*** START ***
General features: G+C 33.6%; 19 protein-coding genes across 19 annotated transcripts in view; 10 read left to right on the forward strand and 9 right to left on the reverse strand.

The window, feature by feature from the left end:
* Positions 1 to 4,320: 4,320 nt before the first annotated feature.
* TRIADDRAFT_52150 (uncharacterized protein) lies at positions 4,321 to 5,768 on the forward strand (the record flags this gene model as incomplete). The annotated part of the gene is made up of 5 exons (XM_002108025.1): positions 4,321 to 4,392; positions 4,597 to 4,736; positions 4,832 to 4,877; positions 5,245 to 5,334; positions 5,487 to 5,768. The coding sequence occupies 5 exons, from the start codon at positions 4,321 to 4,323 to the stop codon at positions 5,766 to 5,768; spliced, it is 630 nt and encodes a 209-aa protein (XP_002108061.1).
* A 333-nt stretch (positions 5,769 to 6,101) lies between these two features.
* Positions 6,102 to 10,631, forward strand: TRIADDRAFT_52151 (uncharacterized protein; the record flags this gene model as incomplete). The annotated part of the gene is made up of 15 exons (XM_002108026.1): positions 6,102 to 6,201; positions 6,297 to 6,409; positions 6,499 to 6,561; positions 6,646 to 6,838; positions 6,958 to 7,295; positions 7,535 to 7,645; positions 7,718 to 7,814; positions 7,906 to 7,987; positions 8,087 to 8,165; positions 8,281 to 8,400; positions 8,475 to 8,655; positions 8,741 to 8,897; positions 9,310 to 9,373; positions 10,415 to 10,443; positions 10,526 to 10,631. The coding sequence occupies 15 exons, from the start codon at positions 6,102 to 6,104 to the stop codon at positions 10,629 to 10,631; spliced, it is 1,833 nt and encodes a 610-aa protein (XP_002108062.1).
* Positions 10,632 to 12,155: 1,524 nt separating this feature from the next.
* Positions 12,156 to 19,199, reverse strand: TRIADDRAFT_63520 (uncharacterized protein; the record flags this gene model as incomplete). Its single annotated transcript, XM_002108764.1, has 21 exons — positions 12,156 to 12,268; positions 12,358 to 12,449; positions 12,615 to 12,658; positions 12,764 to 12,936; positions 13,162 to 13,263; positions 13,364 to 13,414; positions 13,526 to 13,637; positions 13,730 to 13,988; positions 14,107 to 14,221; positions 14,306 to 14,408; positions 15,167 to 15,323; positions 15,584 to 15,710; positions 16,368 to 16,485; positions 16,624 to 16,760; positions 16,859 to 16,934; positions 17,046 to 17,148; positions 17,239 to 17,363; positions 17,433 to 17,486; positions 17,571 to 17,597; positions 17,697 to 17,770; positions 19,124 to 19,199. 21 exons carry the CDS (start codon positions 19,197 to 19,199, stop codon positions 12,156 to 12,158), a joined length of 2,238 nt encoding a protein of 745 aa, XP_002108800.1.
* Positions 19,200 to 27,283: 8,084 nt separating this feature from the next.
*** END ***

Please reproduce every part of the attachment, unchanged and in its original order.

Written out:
General features: G+C 33.6%; 19 protein-coding genes across 19 annotated transcripts in view; 10 read left to right on the forward strand and 9 right to left on the reverse strand.

The window, feature by feature from the left end:
* Positions 1 to 4,320: 4,320 nt before the first annotated feature.
* TRIADDRAFT_52150 (uncharacterized protein) lies at positions 4,321 to 5,768 on the forward strand (the record flags this gene model as incomplete). The annotated part of the gene is made up of 5 exons (XM_002108025.1): positions 4,321 to 4,392; positions 4,597 to 4,736; positions 4,832 to 4,877; positions 5,245 to 5,334; positions 5,487 to 5,768. The coding sequence occupies 5 exons, from the start codon at positions 4,321 to 4,323 to the stop codon at positions 5,766 to 5,768; spliced, it is 630 nt and encodes a 209-aa protein (XP_002108061.1).
* A 333-nt stretch (positions 5,769 to 6,101) lies between these two features.
* Positions 6,102 to 10,631, forward strand: TRIADDRAFT_52151 (uncharacterized protein; the record flags this gene model as incomplete). The annotated part of the gene is made up of 15 exons (XM_002108026.1): positions 6,102 to 6,201; positions 6,297 to 6,409; positions 6,499 to 6,561; positions 6,646 to 6,838; positions 6,958 to 7,295; positions 7,535 to 7,645; positions 7,718 to 7,814; positions 7,906 to 7,987; positions 8,087 to 8,165; positions 8,281 to 8,400; positions 8,475 to 8,655; positions 8,741 to 8,897; positions 9,310 to 9,373; positions 10,415 to 10,443; positions 10,526 to 10,631. The coding sequence occupies 15 exons, from the start codon at positions 6,102 to 6,104 to the stop codon at positions 10,629 to 10,631; spliced, it is 1,833 nt and encodes a 610-aa protein (XP_002108062.1).
* Positions 10,632 to 12,155: 1,524 nt separating this feature from the next.
* Positions 12,156 to 19,199, reverse strand: TRIADDRAFT_63520 (uncharacterized protein; the record flags this gene model as incomplete). Its single annotated transcript, XM_002108764.1, has 21 exons — positions 12,156 to 12,268; positions 12,358 to 12,449; positions 12,615 to 12,658; positions 12,764 to 12,936; positions 13,162 to 13,263; positions 13,364 to 13,414; positions 13,526 to 13,637; positions 13,730 to 13,988; positions 14,107 to 14,221; positions 14,306 to 14,408; positions 15,167 to 15,323; positions 15,584 to 15,710; positions 16,368 to 16,485; positions 16,624 to 16,760; positions 16,859 to 16,934; positions 17,046 to 17,148; positions 17,239 to 17,363; positions 17,433 to 17,486; positions 17,571 to 17,597; positions 17,697 to 17,770; positions 19,124 to 19,199. 21 exons carry the CDS (start codon positions 19,197 to 19,199, stop codon positions 12,156 to 12,158), a joined length of 2,238 nt encoding a protein of 745 aa, XP_002108800.1.
* Positions 19,200 to 27,283: 8,084 nt separating this feature from the next.